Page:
LaLiga’s global expansion plan to stage the Spanish top division football league fixtures in the USA have run into a new hurdle to add to the protest by clubs. Now, FIFA president Gianni Infantino has decided against backing the move.
Infantino, while visiting US President Donald Trump at White House, has stated that FIFA’s approval was needed for LaLiga to play regular season matches in the US and that he does not wish to back the move. “I think I would prefer much more a great MLS game in the US rather than LaLiga being in the US,” Infantino said while acknowledging that he is just “the FIFA President”.
The FIFA Chief was in the US capital on Tuesday to meet Trump and discuss the organisation and preparations for the 2026 FIFA World Cup, which the US will jointly host with Canada and Mexico.
“There are procedures in place for these things, so we will wait to receive anything official and then we’ll look into it. There are rules, regulations that everyone complies with. Such a proposal has to be approved by the respective associations, by the respective confederations and by FIFA, and there has to be special reason for it,” Infantino added further.
LaLiga had announced a deal this month with global sports, media and entertainment company Relevent Sports. The deal would see the formation of an equal joint venture – LaLiga North America – that will stage the Spanish league fixtures in USA and Canada, the first to be played outside Europe to promote and cultivate the football culture in the North American continent.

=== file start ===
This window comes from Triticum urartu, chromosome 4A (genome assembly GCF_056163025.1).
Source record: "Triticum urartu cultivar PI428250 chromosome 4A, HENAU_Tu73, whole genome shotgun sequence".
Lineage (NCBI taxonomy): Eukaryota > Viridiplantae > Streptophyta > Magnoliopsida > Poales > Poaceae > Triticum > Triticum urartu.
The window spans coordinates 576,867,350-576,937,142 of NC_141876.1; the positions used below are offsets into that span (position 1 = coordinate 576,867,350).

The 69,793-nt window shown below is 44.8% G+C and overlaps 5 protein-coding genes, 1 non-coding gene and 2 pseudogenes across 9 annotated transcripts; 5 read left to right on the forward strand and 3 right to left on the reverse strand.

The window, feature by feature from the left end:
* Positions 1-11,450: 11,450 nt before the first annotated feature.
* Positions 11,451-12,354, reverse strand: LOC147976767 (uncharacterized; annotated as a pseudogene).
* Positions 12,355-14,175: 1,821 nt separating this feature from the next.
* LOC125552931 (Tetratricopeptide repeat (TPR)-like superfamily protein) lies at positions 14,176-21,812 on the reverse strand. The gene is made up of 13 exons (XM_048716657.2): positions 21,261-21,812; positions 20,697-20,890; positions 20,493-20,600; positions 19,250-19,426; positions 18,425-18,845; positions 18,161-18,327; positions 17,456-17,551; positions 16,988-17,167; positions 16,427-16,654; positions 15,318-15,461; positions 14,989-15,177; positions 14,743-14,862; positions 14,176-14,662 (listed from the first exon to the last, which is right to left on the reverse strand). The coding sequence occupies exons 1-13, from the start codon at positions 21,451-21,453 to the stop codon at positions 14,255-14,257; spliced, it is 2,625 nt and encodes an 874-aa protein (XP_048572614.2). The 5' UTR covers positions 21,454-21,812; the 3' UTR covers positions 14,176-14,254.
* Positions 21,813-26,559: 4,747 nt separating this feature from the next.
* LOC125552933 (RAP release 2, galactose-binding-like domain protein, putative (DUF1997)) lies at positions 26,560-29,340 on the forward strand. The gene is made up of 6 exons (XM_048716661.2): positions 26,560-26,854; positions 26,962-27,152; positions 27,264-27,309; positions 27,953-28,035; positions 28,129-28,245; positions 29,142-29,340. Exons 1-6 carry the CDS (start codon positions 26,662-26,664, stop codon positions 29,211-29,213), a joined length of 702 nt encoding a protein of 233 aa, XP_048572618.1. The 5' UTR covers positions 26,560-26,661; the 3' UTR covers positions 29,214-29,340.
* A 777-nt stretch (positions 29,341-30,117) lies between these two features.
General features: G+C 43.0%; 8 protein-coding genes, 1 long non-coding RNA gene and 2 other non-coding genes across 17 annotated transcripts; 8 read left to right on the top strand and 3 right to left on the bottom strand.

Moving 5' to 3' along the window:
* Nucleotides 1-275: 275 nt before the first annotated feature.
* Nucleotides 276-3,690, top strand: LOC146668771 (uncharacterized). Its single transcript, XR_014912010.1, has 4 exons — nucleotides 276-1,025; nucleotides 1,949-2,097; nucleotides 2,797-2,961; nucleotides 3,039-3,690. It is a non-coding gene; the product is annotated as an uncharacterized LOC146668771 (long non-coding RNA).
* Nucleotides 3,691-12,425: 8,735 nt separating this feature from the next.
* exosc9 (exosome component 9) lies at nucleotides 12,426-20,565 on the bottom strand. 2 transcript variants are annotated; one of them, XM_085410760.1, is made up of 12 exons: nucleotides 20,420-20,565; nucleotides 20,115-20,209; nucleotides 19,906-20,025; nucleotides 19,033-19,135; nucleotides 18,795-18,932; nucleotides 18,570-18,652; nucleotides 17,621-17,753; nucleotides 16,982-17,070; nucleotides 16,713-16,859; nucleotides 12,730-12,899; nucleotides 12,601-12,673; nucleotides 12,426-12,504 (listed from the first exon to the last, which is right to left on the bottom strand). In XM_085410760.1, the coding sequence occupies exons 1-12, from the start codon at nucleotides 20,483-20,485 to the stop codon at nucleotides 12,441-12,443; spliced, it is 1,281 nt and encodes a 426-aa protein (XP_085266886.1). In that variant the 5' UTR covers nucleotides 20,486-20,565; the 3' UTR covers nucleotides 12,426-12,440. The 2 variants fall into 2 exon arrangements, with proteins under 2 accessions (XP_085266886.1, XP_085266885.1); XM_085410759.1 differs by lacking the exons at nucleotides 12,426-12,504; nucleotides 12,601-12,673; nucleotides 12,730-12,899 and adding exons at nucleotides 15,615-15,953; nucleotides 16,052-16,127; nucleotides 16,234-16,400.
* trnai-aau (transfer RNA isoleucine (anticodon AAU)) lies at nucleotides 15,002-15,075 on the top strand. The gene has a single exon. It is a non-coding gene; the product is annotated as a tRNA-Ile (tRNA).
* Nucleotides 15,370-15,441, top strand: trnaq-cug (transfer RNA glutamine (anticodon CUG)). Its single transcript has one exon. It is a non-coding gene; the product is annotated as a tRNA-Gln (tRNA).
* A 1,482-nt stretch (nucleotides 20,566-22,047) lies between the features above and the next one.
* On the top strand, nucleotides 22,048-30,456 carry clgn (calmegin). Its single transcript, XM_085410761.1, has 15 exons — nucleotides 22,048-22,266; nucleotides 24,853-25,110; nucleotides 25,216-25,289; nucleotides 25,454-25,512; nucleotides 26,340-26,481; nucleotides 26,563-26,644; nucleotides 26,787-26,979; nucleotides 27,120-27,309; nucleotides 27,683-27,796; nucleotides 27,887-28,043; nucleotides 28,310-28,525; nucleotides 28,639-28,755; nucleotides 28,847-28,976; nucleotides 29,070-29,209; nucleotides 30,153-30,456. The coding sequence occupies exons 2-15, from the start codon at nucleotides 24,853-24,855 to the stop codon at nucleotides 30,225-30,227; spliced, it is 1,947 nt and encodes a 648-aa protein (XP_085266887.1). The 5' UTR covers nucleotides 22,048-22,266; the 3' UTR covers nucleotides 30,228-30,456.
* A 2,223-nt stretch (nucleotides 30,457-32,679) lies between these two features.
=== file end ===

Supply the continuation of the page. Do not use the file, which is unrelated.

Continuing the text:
This resulted in a contention and huge discord with the Spanish football players’ union (AFE) that criticised the move and threatened a strike as the deal was inked without consulting the players of the top-flight Spanish football league.
Despite the uproar, LaLiga has already hinted at plans to stage some of the league games in Mexico, too. Nuño Pérez-Pla de Alvear, LaLiga’s managing director in Mexico and the Caribbean, has told reporters at a Press event in Mexico City about the organisation’s desire to enter one of its biggest overseas markets.
FIFA is not the only hurdle. LaLiga has to cross a lot more barriers to bring to fruition the first stage of its global expansion dreams, an unprecedented move from a European league giant. The project will also need backing and approval from UEFA, CONCACAF, US Soccer Federation and the Real Federación Española de Fútbol as well as relevant Spanish government and sports authorities.